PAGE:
• Do you have regular bowel movements?
  • Is your urine a light yellow color and does it have a strong odor?
  • Do you get enough sleep? Do you know how much sleep allows you to function at your best?
#3 Nutrition
  • Are you drinking enough water? Eating nutritious foods? Fiber?
  • How many servings of fruits and vegetables do you eat daily?
  • Do you eat enough protein for your aging and fitness goals with each meal?
  • Do your good habits outweigh your not so good habits? Alcohol, sugar, emotional, and mindless eating to name a few.
  • How many times a week do you eat out or order in?
  • Do you do enough meal planning and preparation?
  • Do you eat until you are more 80% full on a regular basis?
#4 Exercise
  • Are you getting enough exercise? How many times a week are you active for more than 30 minutes?
  • Do you do any strength or resistance training?
  • Have you achieved your fitness and or aesthetic goals?
  • Are you still suffering from the same aches and pains you did last year?
  • Do you have the same postures and bad habits?
Make your Standard Operating Procedure

Based on your answers to the probing questions perhaps you have discovered a key area that could use your focus. Creating an SOP – Standard Operating Procedure will help you to formulate that area with more intention and focus.

While there are so many components to success there are also many to failure. If we look to one thing for the fix it often does not happen because it’s more complicated than that one thing!

Have you been going after the wrong thing?


I’m saying you can’t blame one thing, and I’m also suggesting that you focus on changing one thing at a time.

Focus on one qualitative instead of quantitative! Get yourself going with 90% compliance on one “thing” before adding another “thing” into the operating plan.

Assess, plan, and reassess. What non-negotiable change have you decided to focus on?

You only own your own body so I encourage you to take care of it inside and out. Looking at the graphic you can get a sense of the algorithm.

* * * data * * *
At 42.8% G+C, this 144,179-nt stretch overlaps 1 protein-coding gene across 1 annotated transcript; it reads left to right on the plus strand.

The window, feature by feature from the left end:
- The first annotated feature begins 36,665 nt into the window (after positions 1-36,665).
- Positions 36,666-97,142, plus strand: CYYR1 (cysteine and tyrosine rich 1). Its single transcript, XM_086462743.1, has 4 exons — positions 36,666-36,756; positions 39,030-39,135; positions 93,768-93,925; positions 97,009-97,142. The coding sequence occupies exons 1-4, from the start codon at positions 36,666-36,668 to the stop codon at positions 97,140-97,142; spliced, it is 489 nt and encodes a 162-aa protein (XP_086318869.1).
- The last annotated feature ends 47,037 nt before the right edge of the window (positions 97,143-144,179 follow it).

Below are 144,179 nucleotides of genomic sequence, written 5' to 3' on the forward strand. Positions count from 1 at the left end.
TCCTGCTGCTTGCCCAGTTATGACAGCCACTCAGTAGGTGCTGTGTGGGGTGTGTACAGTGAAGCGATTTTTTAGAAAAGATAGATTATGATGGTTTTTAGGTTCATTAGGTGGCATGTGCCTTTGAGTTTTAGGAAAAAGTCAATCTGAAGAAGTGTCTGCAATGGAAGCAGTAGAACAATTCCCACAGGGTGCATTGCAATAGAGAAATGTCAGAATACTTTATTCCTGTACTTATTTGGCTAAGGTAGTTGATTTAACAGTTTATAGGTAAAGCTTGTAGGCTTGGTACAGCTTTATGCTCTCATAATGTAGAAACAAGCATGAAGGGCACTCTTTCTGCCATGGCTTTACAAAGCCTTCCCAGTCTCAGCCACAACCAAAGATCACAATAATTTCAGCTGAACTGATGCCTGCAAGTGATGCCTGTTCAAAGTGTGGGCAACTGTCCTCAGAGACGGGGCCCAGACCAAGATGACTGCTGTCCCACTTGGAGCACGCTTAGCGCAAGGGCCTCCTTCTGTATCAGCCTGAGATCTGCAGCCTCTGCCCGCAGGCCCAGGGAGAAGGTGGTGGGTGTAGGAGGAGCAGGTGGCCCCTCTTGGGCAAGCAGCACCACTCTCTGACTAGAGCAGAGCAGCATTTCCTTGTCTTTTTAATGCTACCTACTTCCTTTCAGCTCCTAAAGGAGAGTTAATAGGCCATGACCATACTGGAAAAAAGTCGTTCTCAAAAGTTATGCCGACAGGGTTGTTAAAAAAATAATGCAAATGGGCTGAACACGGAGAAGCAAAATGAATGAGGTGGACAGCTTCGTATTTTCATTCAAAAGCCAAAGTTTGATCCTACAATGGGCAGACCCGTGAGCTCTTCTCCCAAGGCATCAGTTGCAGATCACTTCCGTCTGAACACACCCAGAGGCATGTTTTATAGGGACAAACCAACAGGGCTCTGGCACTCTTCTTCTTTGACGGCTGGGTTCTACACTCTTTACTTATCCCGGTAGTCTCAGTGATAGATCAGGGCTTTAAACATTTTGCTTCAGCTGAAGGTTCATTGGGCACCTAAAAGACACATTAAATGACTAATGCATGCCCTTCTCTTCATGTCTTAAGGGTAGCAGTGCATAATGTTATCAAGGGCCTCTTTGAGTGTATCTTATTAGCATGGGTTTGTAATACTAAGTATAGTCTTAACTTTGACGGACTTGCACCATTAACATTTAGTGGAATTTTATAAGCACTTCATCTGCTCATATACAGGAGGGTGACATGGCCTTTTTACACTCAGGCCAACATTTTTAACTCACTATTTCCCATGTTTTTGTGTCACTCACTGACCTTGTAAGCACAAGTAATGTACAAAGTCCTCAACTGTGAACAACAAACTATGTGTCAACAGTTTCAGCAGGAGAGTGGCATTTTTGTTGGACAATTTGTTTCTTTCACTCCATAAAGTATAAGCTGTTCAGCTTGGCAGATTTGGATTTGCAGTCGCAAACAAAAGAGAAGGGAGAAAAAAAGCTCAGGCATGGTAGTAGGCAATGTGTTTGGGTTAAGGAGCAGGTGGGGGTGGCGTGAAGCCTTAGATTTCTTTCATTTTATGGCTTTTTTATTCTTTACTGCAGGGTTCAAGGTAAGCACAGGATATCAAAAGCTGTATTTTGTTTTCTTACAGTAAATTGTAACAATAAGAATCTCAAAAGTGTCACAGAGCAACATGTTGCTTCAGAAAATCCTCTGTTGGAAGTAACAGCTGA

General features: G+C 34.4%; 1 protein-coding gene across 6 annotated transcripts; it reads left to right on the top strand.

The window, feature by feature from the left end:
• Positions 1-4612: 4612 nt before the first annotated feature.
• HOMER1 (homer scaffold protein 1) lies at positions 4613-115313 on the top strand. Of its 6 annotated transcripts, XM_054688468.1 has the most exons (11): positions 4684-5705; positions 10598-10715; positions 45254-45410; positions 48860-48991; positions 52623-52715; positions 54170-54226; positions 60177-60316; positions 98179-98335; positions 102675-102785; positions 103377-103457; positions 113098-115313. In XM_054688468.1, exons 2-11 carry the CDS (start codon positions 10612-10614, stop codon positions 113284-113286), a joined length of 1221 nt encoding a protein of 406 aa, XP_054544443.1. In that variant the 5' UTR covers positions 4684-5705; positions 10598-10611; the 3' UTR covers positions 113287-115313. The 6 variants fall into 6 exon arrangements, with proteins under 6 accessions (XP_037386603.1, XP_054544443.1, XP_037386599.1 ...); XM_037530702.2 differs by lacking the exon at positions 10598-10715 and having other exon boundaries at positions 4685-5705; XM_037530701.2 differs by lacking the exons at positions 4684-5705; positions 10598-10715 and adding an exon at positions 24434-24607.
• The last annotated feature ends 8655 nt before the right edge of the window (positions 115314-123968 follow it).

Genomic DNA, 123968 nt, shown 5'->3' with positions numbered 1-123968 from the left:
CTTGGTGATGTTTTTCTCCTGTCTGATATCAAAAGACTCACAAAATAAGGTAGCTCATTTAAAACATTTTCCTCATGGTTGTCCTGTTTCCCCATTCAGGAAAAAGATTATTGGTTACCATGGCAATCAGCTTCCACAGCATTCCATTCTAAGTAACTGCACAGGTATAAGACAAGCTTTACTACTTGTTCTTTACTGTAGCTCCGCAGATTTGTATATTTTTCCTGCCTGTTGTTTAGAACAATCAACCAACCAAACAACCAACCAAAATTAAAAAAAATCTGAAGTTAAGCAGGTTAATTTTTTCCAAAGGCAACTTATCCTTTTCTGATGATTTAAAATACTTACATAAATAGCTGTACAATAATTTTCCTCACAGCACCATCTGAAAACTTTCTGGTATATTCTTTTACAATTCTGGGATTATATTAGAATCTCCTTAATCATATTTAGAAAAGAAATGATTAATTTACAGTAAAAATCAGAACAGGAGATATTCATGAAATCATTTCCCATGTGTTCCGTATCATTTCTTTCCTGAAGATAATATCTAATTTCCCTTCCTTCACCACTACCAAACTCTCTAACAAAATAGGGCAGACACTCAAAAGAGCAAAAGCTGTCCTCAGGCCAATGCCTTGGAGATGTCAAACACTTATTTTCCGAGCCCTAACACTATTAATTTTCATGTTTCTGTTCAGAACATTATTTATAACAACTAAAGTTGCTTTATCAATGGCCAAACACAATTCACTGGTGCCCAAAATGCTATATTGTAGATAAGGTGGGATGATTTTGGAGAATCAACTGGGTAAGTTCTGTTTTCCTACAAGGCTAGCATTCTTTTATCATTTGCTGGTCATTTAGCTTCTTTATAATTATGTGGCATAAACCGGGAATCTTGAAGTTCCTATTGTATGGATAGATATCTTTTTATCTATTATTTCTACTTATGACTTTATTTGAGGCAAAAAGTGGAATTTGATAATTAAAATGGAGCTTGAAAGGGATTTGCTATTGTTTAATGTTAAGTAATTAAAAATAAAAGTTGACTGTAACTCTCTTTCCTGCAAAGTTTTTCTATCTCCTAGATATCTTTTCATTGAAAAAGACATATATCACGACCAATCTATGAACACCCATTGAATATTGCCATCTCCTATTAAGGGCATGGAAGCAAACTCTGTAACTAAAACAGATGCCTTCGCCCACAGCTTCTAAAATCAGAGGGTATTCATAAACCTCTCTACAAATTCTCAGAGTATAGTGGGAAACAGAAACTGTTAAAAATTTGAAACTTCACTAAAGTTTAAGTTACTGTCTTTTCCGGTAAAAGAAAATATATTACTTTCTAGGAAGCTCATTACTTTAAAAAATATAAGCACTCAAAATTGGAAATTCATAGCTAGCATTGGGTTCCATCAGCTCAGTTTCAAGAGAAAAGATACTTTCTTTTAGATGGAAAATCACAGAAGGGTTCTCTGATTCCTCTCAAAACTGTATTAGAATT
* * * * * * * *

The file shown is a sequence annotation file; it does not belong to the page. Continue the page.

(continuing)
Make a positive change in one thing and it will change other things!

In her article “Six Steps to Positive Change,“ author Shelley Levitt writes and quotes from psychologist Dr. Susan Whitbourne that our ability for change doesn’t carry a “best before” date. At any age, we can change aspects of ourselves, and most people want to change at least some aspect of their personality. The great news follows that when you start to change your behaviors there is a favorable effect on how you think about yourself. Win-win!

I take the responsibility of coaching very seriously. I believe I can make a difference and hold the opportunities I have been given close to my heart. As I continue to learn I continue to lead. We are living proof that taking care of yourself improves your wellbeing and happiness.  Set yourself apart and hold yourself to some new standards in 2019 to bring out the best in yourself.

I’ll be waiting to hear from you! Take care of yourself.

Inform, Instruct, and Inspire @ it’s time! Fitness Results

Written by: Sheila Hamilton and Andrea Brennan copyright Dec 2018


Mark Nepo: More Together Than Alone: Pathways that Bring Us Together

Book and 1 day workshop Vancouver Oct 20, 2018

FMS Level 2, Foundational Strength Course: Lead Instructor Brett Jones

Atlanta : Nov 16 – 18, 2018

Magazine: livehappy: The Science of Happiness Issue 26

P.32 Six Steps to Positive Change by: Shelley Levitt

Precision Nutrition : The Essentials of Sport and Exercise Nutrition

P.254-255, 262-263 (-1)

Conversations with: Andrea Brennan :Lead Kinesiologist at time! Fitness Results

Copyright: <a href=””>pogonici / 123RF Stock Photo</a>

Copyright: <a href=””>andrewgenn / 123RF Stock Photo</a>